Marathon Merkel Govt Talks Drag as Climate Deal Proves Elusive
Chancellor Angela Merkel's government struggled Friday to find a deal on a broad climate plan despite overnight talks dragging over 12 hours, as protesters prepared to ramp up the pressure for change.
The plan, which covers a slew of measures from tackling emissions in the energy and industrial sectors, to incentives for zero-emission electic vehicles or public transport, was due to be unveiled on Friday.
But after a marathon session through the night, sources close to the talks said Merkel and other political leaders were still locked in negotiations.
A key sticking point was the question of how to better price harmful carbon emissions from oil, gas and coal into economic activity in order to incentivise clean alternatives.
While Merkel's party wants to expand the trading of emission certificates, her junior coalition partners, the Social Democrats, have called for a carbon tax.
The EU's biggest economy is set to miss climate targets for next year but has committed itself to meeting the 2030 goal of a 55 percent cut in greenhouse gas emissions from 1990 levels.
Export powerhouse Germany accounts for around two percent of the worldwide emissions blamed for heating the Earth's atmosphere, melting ice caps, rising sea levels and intensifying violent weather events.
After two blistering summers and with tens of thousands joining climate school strikes started by Swedish teen Greta Thunberg, protesting voices have grown louder, putting pressure on the government to take decisive action.
- 'Life-destroying crisis' -
As Merkel's government haggled over its climate plan, the Fridays for Future youth movement was preparing its biggest international wave of protests.
Merkel, a scientist by profession, was once known as the "climate chancellor" as she pushed forward a green energy transition that vastly increased clean renewables such as wind and solar power.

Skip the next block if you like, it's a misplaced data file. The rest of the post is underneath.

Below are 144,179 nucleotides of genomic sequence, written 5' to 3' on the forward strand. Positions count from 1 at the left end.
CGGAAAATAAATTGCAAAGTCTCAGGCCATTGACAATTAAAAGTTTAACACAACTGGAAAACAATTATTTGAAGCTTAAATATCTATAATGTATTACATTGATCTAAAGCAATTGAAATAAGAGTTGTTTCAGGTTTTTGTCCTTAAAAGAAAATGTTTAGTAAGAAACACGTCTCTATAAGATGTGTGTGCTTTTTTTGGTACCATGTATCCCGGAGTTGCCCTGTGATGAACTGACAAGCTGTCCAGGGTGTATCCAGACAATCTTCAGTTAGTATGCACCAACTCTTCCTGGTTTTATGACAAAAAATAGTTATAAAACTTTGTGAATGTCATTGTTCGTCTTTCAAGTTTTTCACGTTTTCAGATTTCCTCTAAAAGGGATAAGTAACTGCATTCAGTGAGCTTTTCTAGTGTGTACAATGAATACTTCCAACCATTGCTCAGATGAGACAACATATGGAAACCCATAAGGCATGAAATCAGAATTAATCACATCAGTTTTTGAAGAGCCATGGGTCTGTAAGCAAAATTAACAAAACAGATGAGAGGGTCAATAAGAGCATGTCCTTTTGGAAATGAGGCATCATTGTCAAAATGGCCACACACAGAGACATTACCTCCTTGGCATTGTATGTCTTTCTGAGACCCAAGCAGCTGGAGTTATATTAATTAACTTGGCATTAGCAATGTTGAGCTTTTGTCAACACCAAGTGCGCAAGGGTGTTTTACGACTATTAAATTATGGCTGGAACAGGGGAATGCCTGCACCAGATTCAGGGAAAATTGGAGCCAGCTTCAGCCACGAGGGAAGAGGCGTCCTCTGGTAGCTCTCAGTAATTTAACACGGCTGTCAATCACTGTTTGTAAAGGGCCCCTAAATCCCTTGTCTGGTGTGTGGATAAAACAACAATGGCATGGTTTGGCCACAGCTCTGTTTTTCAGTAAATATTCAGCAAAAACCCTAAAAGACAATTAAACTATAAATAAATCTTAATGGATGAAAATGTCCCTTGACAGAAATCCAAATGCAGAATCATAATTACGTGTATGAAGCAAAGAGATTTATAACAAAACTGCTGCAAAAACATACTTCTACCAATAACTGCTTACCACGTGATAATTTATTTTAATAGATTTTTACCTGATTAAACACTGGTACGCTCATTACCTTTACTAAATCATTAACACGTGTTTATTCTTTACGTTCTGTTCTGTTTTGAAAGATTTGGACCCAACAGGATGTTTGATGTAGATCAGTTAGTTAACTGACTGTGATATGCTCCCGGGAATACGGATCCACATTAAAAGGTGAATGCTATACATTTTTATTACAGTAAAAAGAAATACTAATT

However, many of those gains have been eroded by an increased reliance on dirty coal, in part to offset the phase-out by 2022 of nuclear power that Merkel decided after Japan's 2011 Fukushima disaster.
Her government this year announced a coal phase-out by 2038, but faces local opposition from mining regions, especially in the ex-communist east, where the far-right AfD party has capitalised on fears over job losses.
Car-mad Germany has also lagged badly behind in the transport sector, where state-coddled auto giants VW, Daimler and BMW have long focused on gas-guzzling SUVs more than hybrid or zero-emission electric cars.
Mindful of the 800,000 jobs tied to the auto sector, Merkel's government faces a tight balancing act as Germany is forecast to slide into recession in the third quarter.
But the young warn that the threat is existential with consequences during their lifetimes.
"We are heading for a life-destroying crisis and so far nothing has happened," said Linus Steinmetz of the student movement.
"That's why we're raising the pressure -- together we're strong."